BHO

Glossary

Pages 163-164

London Viewers and their Certificates, 1508-1558 Certificates of the Sworn Viewers of the City of London. Originally published by London Record Society, London, 1989.

This free content was digitised by double rekeying and sponsored by London Record Society. All rights reserved.

Citation:

GLOSSARY

Binding joist. A joist carrying other joists.

Brases. Braces, usually timber.

Cabin. A small room, a bedroom.

Campshed, campshide. Campshot: the facing of the bank of a river with planks.

Causey, cawsey. Causeway: a paved area, the paving of a street.

Coyne, see quoin.

Defence. A fence.

Dog(g). A clamp, a device for holding two things together.

Dormant, dormaund. Fixed or stationary; ?dormer.

Draught house. A privy.

Entertise, enterteyse. A horizontal beam which acts as a connection between two upright ones.

Fillet gutter. A sloping gutter with a raised rim.

Fled (out). Fluctuating, wavering.

Foreign, foreyn. Short for foreign chamber, a privy.

Frame. The wooden structure of a building, composed of various beams etc. fitted together.

Gable end. The upper end of the wall at each end of a pitched roof.

Garner, garnar. A storehouse for grain.

Groundsill. The timber foundation for a building, usually a wooden building; the lowest horizontal beam in the plate.

Headland. A boundary.

Implements. Equipment, as household equipment.

Jakes. A privy.

Jetty (jetie). An overhanging upper storey.

Kennel. The gutter of a street.

Kytt. Obsolete past tense of the verb to cut.

Latten, laten. A yellow metal; an alloy of base metals.

Lattener, latener. A worker in latten; ?a brassworker.

Loupe (lowpe) lights, loop lights. Long, narrow windows, usually widening inward.

Malengin, malengyne. Fraud, malice.

Marstones. Moorstones, pieces of a kind of granite.

Met. Obsolete past tense of the verb to mete; measured.

Pale. A stake, a stake fence.

Paper wall. ?A thin or insubstantial wall.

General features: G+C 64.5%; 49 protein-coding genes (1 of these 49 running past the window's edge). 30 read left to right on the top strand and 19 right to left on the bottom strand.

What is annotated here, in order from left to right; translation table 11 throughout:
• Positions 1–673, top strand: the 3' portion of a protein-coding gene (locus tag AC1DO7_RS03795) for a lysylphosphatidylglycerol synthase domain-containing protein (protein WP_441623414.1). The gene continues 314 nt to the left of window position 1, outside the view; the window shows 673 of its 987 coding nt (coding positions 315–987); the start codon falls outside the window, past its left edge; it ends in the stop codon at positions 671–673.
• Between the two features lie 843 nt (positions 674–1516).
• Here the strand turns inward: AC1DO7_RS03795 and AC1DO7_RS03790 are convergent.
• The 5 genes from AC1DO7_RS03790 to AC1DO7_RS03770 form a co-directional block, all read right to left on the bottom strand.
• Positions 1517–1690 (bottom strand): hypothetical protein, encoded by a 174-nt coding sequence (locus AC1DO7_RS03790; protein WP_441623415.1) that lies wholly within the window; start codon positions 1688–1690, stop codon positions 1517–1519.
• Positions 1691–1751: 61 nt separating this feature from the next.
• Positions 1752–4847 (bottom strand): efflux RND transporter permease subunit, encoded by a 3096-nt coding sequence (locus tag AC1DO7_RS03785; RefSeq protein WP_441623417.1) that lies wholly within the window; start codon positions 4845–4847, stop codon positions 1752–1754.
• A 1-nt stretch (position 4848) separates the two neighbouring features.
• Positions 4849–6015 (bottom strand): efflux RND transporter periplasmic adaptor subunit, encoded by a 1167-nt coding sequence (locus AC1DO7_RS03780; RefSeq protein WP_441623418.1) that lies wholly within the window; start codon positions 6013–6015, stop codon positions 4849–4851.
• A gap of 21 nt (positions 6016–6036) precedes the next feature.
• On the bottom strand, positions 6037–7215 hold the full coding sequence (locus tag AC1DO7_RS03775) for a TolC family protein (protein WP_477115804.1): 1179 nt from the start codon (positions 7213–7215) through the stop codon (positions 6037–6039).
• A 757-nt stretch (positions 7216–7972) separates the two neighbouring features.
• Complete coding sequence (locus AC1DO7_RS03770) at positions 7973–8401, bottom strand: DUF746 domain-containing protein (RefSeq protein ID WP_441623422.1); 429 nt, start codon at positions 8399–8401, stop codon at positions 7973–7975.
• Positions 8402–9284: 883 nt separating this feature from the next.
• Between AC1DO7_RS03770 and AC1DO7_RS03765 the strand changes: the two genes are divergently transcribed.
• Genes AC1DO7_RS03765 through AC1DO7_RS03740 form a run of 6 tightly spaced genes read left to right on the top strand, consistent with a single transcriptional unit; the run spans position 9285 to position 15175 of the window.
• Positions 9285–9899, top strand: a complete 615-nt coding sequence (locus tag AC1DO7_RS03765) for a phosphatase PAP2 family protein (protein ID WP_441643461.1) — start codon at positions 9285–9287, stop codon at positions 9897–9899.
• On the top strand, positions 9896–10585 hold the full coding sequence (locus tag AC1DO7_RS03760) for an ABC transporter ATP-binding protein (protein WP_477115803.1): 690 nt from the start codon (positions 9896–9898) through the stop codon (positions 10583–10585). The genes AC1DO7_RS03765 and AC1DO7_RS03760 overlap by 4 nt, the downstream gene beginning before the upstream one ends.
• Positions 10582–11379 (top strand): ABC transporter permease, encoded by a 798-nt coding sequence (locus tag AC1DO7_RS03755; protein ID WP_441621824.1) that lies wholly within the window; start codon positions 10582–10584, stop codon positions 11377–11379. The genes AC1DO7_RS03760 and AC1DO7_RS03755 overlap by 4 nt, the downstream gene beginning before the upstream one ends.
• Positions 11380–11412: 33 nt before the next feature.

Pentice, penthouse. A lean-to building; sometimes an elevated passage.

Plate(s). A timber used longitudinally at the top or bottom of a frame.

Plat, platt. A plot (of ground).

Principal post. A main post or corner post in a wood frame.

Putgally, putgaley. A device for lifting water from a well.

Quarter(s) (timber). A timber, usually 4"×4", used in building as an upright in a wall.

Quoin, quoyne, coyne. The dressed corner stones of a building.

Rasen, raisen, resyn, etc. The timber laid on top of a stone wall, to which roof rafters are nailed.

Release, relees or relief. Often used to mean the residue or remainder of a thing; a projection; more technically, the distance between the top of a parapet and the bottom of the ditch beside it.

Siege, sege. A privy.

Skew (of a buttress). Angle, or a line of coping, or a gutter-slate.

Solar. An upstairs room, often used as a bedroom.

Somer, summer. A horizontal bearing beam supporting the joists of a floor.

Spurs. Struts, placed diagonally against an upright to support it.

Standard. ?An upright timber, support; ?a large chest (see 226).

Tewel, tonell, to well. A shaft, a privy shaft.

Tresance, tresaunce. A corridor.

Trestle, trestyll. A support, a braced framework.

Trunk (window). A tunnel or shaft made to let in light; here, designed to let in light while cutting the view.

Wainscot. Panelling of wood, wood panels.

Wareboards. Boards, often projecting towards the street from a shop, for the purpose of setting out merchandise; part of the fixtures of a shop.

Water table. A horizontal ledge, along the side of a wall, to keep rain from the base of the wall.

Withdraught. A privy.